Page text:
Stuff We Don’t (Usually) Teach You In Law School

JUSTICE BUILDING BLOG: FUN AT DCJ explains the various steps needed for a lawyer to see a client in the Dade County Jail. It's not easy.

For some odd reason this story reminds me of an incident when we were fixing up our house. We were having trouble getting a permit for one of the many many steps involved in the remodeling, and the contractor suggested that we consider hiring a “permit babe”. What's that?, we asked. It seems a permit babe is an out-of-work or underemployed Miami model who moonlights as a permit runner — someone who takes your paperwork to the city and gets it approved.

Runners are commonly used by people who don't have time to stand in line — it can be a long wait — and also because they know the system, and know who to talk to if the front-line staff balk at approving the drawings and forms.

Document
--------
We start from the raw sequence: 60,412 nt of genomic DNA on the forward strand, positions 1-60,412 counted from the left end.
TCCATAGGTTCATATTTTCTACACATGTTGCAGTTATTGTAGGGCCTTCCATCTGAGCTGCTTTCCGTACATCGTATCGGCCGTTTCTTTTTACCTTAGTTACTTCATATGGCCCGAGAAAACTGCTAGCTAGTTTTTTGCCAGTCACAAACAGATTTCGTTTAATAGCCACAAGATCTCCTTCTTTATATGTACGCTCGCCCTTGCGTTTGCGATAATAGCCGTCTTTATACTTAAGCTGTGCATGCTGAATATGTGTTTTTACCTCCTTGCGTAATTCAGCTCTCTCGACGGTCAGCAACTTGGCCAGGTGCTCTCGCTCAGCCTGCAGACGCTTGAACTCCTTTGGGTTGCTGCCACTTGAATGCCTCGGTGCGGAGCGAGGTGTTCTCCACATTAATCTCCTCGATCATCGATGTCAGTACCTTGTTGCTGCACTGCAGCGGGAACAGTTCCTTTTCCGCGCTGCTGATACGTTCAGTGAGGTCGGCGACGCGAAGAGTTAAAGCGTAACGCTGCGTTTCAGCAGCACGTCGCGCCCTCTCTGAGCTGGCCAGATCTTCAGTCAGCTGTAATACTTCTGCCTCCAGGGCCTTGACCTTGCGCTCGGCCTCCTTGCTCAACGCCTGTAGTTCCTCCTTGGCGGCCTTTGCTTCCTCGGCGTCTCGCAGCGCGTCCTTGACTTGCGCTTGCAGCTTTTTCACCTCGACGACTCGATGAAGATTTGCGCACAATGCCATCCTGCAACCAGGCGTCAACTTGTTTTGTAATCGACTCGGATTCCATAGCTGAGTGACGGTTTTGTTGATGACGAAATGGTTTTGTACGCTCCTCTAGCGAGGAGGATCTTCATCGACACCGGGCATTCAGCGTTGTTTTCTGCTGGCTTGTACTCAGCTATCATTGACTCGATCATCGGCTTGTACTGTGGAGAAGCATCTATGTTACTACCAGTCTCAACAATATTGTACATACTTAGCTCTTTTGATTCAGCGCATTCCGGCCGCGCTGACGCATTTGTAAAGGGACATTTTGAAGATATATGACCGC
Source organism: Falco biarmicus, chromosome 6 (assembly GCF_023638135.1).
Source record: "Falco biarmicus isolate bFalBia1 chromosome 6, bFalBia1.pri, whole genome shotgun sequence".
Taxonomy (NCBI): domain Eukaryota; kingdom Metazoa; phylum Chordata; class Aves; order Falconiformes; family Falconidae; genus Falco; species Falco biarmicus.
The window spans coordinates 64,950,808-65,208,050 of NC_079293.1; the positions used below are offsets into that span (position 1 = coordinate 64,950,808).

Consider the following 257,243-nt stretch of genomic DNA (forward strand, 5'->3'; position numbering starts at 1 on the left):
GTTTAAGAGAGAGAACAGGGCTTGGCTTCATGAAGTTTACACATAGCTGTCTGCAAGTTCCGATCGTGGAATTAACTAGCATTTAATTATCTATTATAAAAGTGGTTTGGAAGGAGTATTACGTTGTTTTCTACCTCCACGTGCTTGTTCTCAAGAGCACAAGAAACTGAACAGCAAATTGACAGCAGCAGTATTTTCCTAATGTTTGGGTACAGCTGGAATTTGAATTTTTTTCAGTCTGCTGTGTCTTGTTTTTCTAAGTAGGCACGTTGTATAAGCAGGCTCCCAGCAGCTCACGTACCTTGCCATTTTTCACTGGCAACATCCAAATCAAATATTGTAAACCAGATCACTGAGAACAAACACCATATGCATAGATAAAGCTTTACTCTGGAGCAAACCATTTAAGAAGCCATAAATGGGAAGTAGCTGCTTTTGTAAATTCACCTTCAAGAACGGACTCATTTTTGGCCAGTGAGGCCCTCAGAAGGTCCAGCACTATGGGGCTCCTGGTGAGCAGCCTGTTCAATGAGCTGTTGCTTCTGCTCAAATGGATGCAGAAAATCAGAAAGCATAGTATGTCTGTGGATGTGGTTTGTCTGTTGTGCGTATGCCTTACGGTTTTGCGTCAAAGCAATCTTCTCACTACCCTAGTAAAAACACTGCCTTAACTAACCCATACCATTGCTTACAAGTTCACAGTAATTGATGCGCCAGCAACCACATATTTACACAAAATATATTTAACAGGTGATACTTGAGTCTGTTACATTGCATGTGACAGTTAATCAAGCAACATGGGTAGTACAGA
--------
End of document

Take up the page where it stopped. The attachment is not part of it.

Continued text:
Permit babes, we were told, take this one better. They do all the things runners do, but they do them in very short skirts, which often speeds the permit process considerably.

(We did not hire a permit babe. It took a year and half to get our approval.)

This entry was posted in Adventures in Remodeling, Law: Criminal Law. Bookmark the permalink.

One Response to Stuff We Don’t (Usually) Teach You In Law School

  1. eric says:

    Philadelphia has a similar system of permit facilitators. But instead of out-of-work models, it’s guys with wads of small unmarked bills. I suppose I should emphasize that I never tried this myself — mostly for fear of being the one schmuck to get in trouble for it.

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